Small characters, big performances
Some of the biggest entertainment this summer in Southeast Texas comes from the smallest of characters – Southeast Texas kids.
Community theaters, like The Betty Greenberg Center for the Performing Arts, Port Arthur Little Theatre and Orange Community Players, offer constructive summertime fun for children, culminating in stage performances for all audiences, and the curtain is about to go up.
All told, more than 200 children will perform in one of six productions between now and the end of July. Children as young as 6 and up to 18 are singing, dancing, practicing their lines, their facial expressions, their moves, grooves and making costumes in preparation for performances that begin June 25.
“There is a world of art and we are showing kids that you can make music and support the arts — become a lover of arts,” said Jerry McMillan, managing technical director at The Betty Greenberg Center for the Performing Arts at 4155 Laurel, where the Beaumont Community Players perform.
Beaumont Community Players has hosted some kind of summer theater camp for more than 35 years. Kidmunity, four summer workshops divided into varying age groups and performances, has evolved over those years, teaching young thespians and those who just love to be center stage, every aspect of presenting a major production to the community.
“Kidmunity brings kids to the theater and gets them away from TV,” McMillan said.
Every summer, children audition for the “audition experience,” but no child is turned away. For four weeks, three of the theater groups – Players (grades 1-2), Jesters (grades 3-4) and Krewe (grades 5-7) – practice for three hours, five days a week. The fourth group of campers, Troupe (grades 8-12), practices for six weeks prior to their performances. The per-child cost for all workshops is $100.
“Kids have a great time because they are away from their parents and with other kids,” said McMillan. “They get interaction without stress, and they learn their lines and roles without worrying about being graded.”
One of the four Kidmunity performances is “Suesscial, Jr.,” a musical mix of classic Dr. Suess stories including “Horton Hears a Who,” and “The Cat and the Hat.” Baylor University student and Beaumont Community Players veteran, Philip Skinner, is the director.
“It’s such a corky show and the most musical musical I’ve ever been a part of,” said Skinner, a senior voice major who began his performing career at the age of 9 with Beaumont Community Players. “It’s challenging, too, because sometimes there are 51 kids on stage at one time all singing and dancing. It’s a stretch for those who want to act because there is so much singing, but they are all enjoying it.”
Other Kidmunity performances are “Willy Wonka KID,” a shortened version of the stage musical featuring 32 kids in the wonderland of Willy, Oompa Loompas and all; “The Musical Adventures of Flat Stanley,” who travels and sings all over the world; and “AIDA,” a love story featuring the music of Elton John and Tim Rice.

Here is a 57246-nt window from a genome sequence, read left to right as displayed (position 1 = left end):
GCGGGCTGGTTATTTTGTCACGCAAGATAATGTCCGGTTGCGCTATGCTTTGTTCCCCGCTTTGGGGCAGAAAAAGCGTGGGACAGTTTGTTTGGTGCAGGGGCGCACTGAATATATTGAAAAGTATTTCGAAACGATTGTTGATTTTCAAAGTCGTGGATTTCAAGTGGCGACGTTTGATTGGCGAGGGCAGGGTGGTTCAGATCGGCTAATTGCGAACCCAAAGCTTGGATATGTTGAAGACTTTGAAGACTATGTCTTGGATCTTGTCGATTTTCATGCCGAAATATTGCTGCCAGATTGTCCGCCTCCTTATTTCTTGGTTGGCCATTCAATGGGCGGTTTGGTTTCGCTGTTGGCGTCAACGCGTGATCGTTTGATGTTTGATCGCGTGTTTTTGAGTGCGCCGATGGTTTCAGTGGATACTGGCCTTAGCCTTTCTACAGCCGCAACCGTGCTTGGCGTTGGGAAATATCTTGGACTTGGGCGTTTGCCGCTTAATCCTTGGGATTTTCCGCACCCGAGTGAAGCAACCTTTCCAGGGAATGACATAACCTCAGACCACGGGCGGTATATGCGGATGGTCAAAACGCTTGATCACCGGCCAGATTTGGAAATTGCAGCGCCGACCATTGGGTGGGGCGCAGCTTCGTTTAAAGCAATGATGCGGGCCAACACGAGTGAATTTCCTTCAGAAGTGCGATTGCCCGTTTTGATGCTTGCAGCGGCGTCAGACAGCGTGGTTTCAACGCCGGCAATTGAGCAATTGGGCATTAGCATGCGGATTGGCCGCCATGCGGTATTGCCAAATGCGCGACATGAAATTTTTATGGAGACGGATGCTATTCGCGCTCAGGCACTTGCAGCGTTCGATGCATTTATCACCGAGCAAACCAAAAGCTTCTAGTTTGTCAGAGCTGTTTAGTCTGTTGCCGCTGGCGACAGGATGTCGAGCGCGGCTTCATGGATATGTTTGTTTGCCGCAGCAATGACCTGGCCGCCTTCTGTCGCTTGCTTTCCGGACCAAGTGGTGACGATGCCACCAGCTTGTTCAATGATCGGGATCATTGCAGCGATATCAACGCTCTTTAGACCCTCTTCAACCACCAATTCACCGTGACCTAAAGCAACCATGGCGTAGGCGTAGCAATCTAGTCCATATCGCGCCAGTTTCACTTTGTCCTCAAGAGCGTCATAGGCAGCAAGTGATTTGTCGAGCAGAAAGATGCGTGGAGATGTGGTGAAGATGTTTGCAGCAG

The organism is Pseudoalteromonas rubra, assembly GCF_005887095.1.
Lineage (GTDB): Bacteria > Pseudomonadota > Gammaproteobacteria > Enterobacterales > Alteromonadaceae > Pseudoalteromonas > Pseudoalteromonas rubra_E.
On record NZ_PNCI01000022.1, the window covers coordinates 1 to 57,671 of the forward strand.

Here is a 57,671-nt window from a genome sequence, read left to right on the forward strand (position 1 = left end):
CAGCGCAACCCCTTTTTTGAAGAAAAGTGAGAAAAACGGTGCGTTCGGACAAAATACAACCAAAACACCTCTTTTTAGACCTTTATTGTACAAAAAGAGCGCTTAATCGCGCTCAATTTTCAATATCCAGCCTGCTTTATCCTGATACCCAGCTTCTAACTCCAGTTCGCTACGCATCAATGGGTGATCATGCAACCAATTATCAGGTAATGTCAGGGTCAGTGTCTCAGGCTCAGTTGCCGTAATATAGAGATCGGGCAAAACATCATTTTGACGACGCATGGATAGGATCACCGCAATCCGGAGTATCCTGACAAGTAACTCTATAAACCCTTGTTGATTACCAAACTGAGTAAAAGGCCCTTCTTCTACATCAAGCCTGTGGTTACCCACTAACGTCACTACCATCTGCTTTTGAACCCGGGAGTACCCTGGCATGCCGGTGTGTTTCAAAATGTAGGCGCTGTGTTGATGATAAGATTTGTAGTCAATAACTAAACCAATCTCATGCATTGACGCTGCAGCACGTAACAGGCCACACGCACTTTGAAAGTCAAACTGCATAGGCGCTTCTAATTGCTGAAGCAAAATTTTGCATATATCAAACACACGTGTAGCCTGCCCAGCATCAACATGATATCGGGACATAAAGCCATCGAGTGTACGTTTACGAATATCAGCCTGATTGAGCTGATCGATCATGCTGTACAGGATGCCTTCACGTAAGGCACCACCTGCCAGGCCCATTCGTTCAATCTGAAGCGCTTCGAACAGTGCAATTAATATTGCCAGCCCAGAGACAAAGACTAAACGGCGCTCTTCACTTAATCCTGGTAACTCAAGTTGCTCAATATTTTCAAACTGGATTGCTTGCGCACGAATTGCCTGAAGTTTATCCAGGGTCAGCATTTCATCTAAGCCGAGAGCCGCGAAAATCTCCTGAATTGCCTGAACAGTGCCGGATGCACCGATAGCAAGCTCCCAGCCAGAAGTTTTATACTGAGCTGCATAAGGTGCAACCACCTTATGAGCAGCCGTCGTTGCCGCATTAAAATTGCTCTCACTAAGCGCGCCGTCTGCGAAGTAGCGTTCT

One of the tricks to a successful performance is building camaraderie among the children. Skinner spends the first few days just playing games and allowing the children, who are from Lumberton, Vidor and Beaumont, to bond.
“I have a rule that if I clap twice, kids have to go stand next to someone they don’t know,” said Skinner. “This constant shifting gets them out of their comfort zones.”
Codie Vasquez, coordinator of the 2011 Young People’s Theatre Workshop: “Alice in Wonderland” at the Orange Community Players, also implements “warm-up” type activities to get the kids interacting.
“Kids come from different socioeconomic backgrounds and cliques from schools,” said Vasquez. “So the first week we do different theater-based activities and exercises like crafts themed on ‘Alice.’ We made mad hats and paper roses. Then we learned about make-up one night and later broke up into small groups to come up with scenes to learn to be creative together.”
The Young People’s Theatre performance “Alice In Wonderland” is adapted from Lewis Carroll’s book “Through the Looking Glass (And What Alice Found There),” using the first stage version of the script written by Eva Le Gallienne and Florida Friebus in the 1930s.
The four-week workshop leading up to the performance, which includes more than 50 kids, costs $25. Vasquez says the cost is minimal due to funding from the Orange Service League and the Southeast Texas Arts Council.
Debbie Pletcher, the director and coordinator of Port Arthur Little Theatre’s production “Holka Polka” takes two weeks of vacation every year just to put on CELT (Children’s Educational Little Theatre), now in its second year, hosting 23 children at a cost of $75 per child.
“We teach every aspect of theater,” said Pletcher. “The kids do the lights and sounds, paint the scenery and build the sets and do everything to put a show on.”
This year, the show is a fairytale mystery published by freedrama.net and featuring familiar, yet different fairytale characters like Humphrey Dumpty, who is the character that actually solves the mystery, and FGM, the fairy godmother with an evil plan.
Many of the children performing in “Holka Polka” are starring as munchkins and flying monkeys in the joint Port Arthur Little Theatre and Lamar State College – Port Arthur production “The Wizard of Oz” also scheduled during the summer.